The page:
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Now, two months is not in any way shape or form a realistic time frame to research, source, plan and build any kind of Legion approvable costume, especially not when you are also trying to finalize a cross country trip.  Somehow I managed to get it done.  I premiered my Reserve Pilot at Celebration and had a blast.  It’s nice to have a costume I can sit down in.

Fast forward to today, and I am finally working on my full and proper TIE Pilot outfit.  I ordered the armor and patiently waited a month for it to arrive.  The happiest day in any trooper’s life is the day that the Big, Brown Box shows up on your doorstep.  It’s also the most intimidating time of the process.  I laid out all the pieces to make sure everything was there, and then began to scratch my head and realize that I had no idea what I was doing.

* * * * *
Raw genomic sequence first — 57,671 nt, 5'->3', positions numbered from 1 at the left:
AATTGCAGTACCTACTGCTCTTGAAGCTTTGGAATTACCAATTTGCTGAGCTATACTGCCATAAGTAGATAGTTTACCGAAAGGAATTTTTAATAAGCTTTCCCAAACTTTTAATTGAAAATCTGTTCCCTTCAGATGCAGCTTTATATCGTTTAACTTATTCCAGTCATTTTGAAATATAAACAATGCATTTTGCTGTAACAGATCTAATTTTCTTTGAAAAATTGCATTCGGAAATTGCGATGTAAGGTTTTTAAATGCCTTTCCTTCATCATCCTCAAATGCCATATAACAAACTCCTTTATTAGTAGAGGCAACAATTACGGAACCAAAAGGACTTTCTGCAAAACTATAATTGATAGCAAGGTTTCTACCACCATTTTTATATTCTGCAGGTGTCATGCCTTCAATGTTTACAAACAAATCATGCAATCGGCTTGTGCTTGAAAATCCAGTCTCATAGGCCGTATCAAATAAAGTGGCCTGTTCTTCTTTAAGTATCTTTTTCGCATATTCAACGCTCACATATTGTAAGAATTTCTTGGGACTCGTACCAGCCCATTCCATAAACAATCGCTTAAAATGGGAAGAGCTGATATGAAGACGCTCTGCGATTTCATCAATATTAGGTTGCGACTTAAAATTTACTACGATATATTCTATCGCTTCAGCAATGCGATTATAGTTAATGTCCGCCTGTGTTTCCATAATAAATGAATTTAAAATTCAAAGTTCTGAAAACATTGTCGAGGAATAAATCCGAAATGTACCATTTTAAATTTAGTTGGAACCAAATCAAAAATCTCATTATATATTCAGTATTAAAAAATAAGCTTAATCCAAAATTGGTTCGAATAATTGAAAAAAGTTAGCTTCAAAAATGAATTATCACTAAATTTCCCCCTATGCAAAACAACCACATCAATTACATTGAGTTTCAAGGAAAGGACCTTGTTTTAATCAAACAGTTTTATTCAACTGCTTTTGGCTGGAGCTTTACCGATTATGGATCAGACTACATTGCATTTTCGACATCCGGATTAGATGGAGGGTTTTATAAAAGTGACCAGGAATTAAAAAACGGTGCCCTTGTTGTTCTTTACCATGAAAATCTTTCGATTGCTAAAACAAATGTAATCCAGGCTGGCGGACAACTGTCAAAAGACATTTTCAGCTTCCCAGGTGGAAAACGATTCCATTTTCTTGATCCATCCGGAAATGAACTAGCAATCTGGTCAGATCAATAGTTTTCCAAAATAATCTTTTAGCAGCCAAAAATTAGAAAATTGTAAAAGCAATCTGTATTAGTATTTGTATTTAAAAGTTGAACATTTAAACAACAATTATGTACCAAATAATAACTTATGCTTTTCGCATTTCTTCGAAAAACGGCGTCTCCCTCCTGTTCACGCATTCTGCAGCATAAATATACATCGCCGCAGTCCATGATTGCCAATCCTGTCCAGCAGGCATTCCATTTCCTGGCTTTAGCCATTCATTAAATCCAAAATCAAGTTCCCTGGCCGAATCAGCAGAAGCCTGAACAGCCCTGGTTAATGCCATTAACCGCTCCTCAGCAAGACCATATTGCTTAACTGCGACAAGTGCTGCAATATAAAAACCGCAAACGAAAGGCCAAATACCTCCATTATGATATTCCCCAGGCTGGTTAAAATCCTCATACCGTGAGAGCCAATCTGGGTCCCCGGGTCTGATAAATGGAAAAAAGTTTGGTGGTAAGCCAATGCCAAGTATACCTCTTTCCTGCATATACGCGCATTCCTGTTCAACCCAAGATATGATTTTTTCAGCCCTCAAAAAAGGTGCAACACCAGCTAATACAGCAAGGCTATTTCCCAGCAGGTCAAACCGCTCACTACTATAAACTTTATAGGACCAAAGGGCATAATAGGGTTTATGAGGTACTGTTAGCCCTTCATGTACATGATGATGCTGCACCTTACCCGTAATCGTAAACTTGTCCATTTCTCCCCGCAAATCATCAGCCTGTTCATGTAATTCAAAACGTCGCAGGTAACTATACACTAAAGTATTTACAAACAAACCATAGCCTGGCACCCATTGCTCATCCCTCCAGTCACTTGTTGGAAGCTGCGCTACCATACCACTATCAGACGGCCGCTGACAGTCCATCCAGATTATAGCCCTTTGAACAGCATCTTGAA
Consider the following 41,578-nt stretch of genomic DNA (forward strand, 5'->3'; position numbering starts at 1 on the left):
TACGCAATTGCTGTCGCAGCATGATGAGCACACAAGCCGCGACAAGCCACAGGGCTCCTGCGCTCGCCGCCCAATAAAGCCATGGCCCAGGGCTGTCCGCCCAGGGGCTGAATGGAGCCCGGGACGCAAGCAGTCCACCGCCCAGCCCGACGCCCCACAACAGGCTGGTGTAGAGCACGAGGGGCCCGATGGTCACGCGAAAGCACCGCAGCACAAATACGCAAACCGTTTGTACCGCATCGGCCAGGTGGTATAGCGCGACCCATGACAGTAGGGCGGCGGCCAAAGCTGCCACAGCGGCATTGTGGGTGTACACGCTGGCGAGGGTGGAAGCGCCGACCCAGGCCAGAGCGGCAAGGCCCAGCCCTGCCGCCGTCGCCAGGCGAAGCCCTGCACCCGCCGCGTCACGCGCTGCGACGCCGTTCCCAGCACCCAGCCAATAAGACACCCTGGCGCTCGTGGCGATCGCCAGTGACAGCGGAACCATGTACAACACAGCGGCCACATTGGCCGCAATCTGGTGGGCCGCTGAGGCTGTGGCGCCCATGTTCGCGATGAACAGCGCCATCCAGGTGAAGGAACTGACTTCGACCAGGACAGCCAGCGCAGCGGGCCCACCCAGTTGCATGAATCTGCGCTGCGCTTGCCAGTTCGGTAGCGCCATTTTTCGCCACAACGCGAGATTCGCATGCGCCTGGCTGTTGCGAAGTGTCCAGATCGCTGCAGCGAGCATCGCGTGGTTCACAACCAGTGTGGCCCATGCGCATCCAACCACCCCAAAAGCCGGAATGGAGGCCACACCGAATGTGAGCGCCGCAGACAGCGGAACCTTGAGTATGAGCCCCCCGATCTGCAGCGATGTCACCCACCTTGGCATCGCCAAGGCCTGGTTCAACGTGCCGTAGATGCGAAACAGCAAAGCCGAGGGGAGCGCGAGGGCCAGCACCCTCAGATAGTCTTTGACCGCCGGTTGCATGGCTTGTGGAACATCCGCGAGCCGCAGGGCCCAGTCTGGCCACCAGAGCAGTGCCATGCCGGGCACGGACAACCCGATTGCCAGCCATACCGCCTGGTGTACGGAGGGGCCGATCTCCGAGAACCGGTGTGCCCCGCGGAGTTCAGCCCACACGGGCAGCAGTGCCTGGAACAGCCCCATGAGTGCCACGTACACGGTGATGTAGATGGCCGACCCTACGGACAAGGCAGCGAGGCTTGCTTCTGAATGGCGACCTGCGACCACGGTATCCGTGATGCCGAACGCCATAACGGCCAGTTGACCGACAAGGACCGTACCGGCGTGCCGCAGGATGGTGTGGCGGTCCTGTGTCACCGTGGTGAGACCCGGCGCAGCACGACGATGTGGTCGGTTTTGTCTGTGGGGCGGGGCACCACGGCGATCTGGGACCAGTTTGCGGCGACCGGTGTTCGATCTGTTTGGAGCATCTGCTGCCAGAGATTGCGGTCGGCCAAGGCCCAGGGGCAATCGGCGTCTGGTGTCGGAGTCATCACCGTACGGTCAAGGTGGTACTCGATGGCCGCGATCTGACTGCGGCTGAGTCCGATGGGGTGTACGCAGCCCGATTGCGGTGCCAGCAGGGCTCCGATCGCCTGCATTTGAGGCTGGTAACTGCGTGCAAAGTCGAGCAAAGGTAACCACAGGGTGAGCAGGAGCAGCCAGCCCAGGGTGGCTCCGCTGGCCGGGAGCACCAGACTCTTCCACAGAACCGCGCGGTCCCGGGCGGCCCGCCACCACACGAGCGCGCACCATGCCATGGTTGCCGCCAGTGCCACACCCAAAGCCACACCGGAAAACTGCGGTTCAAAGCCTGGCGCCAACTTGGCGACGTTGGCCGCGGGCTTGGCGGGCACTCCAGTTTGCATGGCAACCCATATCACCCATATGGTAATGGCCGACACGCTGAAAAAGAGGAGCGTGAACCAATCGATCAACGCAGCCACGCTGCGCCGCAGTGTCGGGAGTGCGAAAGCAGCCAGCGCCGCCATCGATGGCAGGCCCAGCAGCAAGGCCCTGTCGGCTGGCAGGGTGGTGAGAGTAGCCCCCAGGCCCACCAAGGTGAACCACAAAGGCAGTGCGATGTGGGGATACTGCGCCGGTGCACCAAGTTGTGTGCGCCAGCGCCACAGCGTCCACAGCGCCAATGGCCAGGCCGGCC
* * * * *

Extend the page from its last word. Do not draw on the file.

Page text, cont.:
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Researching your costume is important.  Let me say that again.  Researching your costume is important.  Especially with armor.  Once you cut that plastic it’s very hard to go back and correct a mistake.  Most everything is fixable, but you may end up doubling or tripling the amount of work you need to do for one piece.  Measure twice, measure again, check your sources, measure one more time, then cut.  Most armor makers send things out in a rough cut form.  The pieces have been cut down to the point that they will fit in the box.  It’s up to you to then trim them down to size.  This is where the research comes into play.  The various Legion detachment sites are a great tool for research, as well as any of the traveling costume exhibits.